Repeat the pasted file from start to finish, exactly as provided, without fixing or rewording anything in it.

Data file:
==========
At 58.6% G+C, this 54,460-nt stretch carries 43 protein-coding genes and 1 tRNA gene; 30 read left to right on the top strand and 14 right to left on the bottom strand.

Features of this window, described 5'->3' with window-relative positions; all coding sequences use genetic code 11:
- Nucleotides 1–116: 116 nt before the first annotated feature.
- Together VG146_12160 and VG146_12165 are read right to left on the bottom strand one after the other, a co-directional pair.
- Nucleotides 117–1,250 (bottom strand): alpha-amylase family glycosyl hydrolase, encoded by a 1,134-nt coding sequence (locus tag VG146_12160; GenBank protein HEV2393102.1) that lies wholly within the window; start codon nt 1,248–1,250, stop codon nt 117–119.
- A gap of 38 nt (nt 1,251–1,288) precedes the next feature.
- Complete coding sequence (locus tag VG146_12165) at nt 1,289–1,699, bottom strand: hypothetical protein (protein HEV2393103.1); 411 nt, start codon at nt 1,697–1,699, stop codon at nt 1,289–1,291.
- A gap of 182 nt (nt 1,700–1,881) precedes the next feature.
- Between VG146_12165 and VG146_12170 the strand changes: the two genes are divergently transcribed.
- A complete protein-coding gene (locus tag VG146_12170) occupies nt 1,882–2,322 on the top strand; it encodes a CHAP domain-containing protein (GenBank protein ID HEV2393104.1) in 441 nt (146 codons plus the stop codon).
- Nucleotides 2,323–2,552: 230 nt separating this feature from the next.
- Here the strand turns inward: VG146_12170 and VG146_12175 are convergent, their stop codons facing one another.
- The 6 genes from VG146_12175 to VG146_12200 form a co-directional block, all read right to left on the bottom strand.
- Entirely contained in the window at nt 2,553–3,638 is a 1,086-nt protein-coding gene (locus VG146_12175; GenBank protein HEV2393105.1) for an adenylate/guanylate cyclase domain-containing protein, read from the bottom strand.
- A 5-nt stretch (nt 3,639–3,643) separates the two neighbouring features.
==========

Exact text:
At 58.6% G+C, this 54,460-nt stretch carries 43 protein-coding genes and 1 tRNA gene; 30 read left to right on the top strand and 14 right to left on the bottom strand.

Features of this window, described 5'->3' with window-relative positions; all coding sequences use genetic code 11:
- Nucleotides 1–116: 116 nt before the first annotated feature.
- Together VG146_12160 and VG146_12165 are read right to left on the bottom strand one after the other, a co-directional pair.
- Nucleotides 117–1,250 (bottom strand): alpha-amylase family glycosyl hydrolase, encoded by a 1,134-nt coding sequence (locus tag VG146_12160; GenBank protein HEV2393102.1) that lies wholly within the window; start codon nt 1,248–1,250, stop codon nt 117–119.
- A gap of 38 nt (nt 1,251–1,288) precedes the next feature.
- Complete coding sequence (locus tag VG146_12165) at nt 1,289–1,699, bottom strand: hypothetical protein (protein HEV2393103.1); 411 nt, start codon at nt 1,697–1,699, stop codon at nt 1,289–1,291.
- A gap of 182 nt (nt 1,700–1,881) precedes the next feature.
- Between VG146_12165 and VG146_12170 the strand changes: the two genes are divergently transcribed.
- A complete protein-coding gene (locus tag VG146_12170) occupies nt 1,882–2,322 on the top strand; it encodes a CHAP domain-containing protein (GenBank protein ID HEV2393104.1) in 441 nt (146 codons plus the stop codon).
- Nucleotides 2,323–2,552: 230 nt separating this feature from the next.
- Here the strand turns inward: VG146_12170 and VG146_12175 are convergent, their stop codons facing one another.
- The 6 genes from VG146_12175 to VG146_12200 form a co-directional block, all read right to left on the bottom strand.
- Entirely contained in the window at nt 2,553–3,638 is a 1,086-nt protein-coding gene (locus VG146_12175; GenBank protein HEV2393105.1) for an adenylate/guanylate cyclase domain-containing protein, read from the bottom strand.
- A 5-nt stretch (nt 3,639–3,643) separates the two neighbouring features.